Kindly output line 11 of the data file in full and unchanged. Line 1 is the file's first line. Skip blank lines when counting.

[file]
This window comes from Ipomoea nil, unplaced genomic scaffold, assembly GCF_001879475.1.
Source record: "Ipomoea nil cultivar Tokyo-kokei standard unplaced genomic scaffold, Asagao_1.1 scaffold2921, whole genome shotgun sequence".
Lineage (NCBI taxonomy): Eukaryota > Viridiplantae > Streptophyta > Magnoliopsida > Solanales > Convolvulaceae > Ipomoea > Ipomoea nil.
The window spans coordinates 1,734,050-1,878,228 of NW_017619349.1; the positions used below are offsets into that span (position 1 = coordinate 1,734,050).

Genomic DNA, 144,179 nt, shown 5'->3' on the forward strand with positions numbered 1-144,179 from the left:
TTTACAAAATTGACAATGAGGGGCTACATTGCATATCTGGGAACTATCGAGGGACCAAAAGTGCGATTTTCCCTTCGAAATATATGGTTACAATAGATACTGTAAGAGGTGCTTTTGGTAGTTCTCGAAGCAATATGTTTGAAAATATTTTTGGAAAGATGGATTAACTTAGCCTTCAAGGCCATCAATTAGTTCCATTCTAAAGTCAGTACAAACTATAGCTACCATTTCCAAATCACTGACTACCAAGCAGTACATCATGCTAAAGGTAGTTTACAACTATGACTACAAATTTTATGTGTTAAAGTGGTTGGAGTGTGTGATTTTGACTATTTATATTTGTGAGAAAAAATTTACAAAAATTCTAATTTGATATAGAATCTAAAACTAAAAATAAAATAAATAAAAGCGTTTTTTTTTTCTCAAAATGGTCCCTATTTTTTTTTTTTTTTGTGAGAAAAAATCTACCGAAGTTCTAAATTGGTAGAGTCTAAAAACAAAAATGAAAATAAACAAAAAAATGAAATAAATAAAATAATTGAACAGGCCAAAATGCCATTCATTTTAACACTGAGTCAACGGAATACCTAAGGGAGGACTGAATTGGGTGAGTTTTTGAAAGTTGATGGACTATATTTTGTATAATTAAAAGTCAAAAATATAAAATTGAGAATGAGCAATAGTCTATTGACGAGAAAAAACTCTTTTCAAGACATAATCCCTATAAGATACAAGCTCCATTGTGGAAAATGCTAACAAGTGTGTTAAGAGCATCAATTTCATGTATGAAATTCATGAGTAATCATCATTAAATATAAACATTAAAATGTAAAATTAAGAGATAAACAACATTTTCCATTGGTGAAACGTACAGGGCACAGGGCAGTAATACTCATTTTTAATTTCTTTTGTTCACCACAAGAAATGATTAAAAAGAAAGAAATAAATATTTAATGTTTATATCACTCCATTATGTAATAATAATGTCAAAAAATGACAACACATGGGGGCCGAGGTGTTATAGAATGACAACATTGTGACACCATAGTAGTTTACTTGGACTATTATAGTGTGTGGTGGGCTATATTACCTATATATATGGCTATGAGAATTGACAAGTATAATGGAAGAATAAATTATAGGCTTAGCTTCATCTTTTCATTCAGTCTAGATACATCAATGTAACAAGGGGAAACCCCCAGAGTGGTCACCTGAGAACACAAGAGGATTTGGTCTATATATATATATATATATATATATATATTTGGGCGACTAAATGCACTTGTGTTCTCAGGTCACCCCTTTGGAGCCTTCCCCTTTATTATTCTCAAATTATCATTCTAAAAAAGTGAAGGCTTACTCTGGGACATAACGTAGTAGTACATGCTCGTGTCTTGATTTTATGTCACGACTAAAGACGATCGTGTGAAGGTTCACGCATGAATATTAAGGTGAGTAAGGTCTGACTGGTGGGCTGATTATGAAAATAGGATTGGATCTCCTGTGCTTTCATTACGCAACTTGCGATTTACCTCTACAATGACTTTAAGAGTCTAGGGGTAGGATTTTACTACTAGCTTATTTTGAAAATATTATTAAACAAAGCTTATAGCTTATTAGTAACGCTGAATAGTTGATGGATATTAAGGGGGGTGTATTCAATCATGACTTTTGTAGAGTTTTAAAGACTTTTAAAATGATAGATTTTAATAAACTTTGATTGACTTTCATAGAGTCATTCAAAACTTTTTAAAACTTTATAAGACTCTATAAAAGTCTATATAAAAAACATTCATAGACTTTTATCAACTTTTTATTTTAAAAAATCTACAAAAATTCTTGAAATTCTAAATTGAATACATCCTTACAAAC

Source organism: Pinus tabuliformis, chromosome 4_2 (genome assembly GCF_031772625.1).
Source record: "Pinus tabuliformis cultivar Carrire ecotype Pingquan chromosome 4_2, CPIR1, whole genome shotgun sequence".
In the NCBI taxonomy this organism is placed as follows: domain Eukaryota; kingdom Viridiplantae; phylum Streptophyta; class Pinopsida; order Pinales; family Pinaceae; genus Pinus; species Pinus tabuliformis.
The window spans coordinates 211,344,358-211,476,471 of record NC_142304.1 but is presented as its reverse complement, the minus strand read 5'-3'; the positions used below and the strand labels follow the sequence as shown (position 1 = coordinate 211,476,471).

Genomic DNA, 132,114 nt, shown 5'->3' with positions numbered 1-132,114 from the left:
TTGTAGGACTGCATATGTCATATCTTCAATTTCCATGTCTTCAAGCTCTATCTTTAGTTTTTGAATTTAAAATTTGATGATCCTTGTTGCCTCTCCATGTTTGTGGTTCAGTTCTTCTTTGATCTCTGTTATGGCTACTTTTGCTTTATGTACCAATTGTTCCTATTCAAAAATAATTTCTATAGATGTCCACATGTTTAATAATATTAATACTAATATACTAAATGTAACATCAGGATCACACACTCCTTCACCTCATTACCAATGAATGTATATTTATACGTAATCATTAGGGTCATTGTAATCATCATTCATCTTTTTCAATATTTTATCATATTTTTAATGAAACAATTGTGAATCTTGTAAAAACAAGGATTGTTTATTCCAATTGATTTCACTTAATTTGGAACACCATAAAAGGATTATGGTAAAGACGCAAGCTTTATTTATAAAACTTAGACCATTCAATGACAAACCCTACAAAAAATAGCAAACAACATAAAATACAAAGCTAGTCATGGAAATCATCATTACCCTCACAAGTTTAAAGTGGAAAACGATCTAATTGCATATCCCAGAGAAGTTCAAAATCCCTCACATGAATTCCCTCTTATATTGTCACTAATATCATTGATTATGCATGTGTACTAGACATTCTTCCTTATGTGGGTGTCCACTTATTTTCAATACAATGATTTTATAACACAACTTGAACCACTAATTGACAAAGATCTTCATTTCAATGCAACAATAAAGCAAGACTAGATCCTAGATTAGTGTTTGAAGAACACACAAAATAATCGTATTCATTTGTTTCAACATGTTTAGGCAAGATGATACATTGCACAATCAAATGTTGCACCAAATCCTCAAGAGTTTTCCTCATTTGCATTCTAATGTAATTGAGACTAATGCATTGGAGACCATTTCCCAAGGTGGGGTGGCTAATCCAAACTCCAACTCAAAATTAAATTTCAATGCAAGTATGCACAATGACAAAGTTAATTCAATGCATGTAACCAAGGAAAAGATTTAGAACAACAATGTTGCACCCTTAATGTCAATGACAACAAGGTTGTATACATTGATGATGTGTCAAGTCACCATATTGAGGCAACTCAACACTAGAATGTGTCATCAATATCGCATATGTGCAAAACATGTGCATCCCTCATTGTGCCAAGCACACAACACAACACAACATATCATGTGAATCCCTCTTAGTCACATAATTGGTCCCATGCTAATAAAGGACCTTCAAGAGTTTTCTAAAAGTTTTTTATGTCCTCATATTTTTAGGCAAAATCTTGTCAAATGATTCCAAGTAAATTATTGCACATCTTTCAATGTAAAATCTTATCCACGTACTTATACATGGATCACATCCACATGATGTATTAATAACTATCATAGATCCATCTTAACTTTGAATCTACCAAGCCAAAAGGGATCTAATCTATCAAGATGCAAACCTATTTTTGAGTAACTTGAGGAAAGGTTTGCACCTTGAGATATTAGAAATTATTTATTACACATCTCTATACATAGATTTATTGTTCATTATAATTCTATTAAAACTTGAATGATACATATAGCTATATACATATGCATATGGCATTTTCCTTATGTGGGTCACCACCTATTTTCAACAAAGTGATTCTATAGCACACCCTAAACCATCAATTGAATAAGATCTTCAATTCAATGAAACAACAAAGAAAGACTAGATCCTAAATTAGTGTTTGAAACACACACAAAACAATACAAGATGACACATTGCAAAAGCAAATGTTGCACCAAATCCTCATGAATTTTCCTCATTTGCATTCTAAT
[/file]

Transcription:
Genomic DNA, 132,114 nt, shown 5'->3' with positions numbered 1-132,114 from the left: